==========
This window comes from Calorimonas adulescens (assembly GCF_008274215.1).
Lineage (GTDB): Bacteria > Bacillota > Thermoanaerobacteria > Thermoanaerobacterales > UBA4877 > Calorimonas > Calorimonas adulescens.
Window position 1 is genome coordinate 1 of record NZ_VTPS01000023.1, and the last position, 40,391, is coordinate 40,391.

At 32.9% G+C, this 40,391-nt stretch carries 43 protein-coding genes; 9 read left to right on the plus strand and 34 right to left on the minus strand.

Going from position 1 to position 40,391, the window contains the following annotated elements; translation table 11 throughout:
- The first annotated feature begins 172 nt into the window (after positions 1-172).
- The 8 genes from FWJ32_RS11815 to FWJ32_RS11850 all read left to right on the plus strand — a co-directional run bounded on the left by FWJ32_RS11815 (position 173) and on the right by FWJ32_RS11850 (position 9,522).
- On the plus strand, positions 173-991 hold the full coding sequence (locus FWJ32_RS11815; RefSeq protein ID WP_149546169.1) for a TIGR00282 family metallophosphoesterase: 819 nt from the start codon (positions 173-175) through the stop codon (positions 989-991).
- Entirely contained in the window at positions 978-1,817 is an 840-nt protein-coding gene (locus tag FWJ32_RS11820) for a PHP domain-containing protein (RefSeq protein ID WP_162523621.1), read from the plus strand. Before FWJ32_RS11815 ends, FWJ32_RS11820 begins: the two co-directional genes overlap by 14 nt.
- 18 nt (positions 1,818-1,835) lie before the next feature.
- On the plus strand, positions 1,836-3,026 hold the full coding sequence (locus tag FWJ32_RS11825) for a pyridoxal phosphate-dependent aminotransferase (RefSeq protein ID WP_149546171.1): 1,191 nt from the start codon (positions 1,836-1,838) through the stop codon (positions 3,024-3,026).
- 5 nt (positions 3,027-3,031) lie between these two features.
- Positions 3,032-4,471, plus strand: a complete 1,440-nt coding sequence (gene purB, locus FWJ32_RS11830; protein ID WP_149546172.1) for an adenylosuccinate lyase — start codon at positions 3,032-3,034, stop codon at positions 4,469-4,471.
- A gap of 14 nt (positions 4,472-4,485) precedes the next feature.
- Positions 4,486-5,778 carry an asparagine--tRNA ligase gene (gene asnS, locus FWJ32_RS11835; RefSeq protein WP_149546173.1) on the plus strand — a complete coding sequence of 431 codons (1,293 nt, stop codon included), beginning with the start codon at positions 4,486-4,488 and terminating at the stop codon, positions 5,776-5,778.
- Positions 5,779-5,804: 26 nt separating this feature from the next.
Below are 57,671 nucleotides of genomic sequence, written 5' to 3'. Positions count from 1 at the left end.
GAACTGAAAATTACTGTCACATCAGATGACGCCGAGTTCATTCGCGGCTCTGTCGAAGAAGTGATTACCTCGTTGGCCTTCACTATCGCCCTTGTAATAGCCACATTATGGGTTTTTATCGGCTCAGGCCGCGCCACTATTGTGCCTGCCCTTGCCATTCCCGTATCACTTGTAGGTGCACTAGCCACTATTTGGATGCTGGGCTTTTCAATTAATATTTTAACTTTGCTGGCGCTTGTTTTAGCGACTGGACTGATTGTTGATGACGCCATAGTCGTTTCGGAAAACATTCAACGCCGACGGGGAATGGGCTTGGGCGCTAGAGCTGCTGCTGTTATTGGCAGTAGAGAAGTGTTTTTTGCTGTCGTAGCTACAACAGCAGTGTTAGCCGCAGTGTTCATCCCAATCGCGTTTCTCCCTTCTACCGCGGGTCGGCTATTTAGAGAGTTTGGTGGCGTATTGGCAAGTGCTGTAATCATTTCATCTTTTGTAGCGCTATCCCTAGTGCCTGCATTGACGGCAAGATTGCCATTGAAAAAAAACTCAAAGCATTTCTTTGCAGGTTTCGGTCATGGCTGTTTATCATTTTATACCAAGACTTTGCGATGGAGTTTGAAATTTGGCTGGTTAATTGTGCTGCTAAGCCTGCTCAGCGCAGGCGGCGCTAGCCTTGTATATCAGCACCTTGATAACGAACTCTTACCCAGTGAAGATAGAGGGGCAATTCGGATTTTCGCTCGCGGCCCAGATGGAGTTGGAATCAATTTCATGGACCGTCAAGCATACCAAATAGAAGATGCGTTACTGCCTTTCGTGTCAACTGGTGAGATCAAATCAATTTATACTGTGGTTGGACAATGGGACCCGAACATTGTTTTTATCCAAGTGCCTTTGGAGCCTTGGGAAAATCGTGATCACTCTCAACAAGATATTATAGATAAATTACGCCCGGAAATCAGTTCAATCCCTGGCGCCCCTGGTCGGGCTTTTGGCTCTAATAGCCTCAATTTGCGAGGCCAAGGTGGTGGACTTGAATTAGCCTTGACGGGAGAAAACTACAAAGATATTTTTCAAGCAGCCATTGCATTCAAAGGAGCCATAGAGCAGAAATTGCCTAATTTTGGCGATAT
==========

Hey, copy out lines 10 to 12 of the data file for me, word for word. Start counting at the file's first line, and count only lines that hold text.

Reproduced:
- 18 nt (positions 1,818-1,835) lie before the next feature.
- On the plus strand, positions 1,836-3,026 hold the full coding sequence (locus tag FWJ32_RS11825) for a pyridoxal phosphate-dependent aminotransferase (RefSeq protein ID WP_149546171.1): 1,191 nt from the start codon (positions 1,836-1,838) through the stop codon (positions 3,024-3,026).
- 5 nt (positions 3,027-3,031) lie between these two features.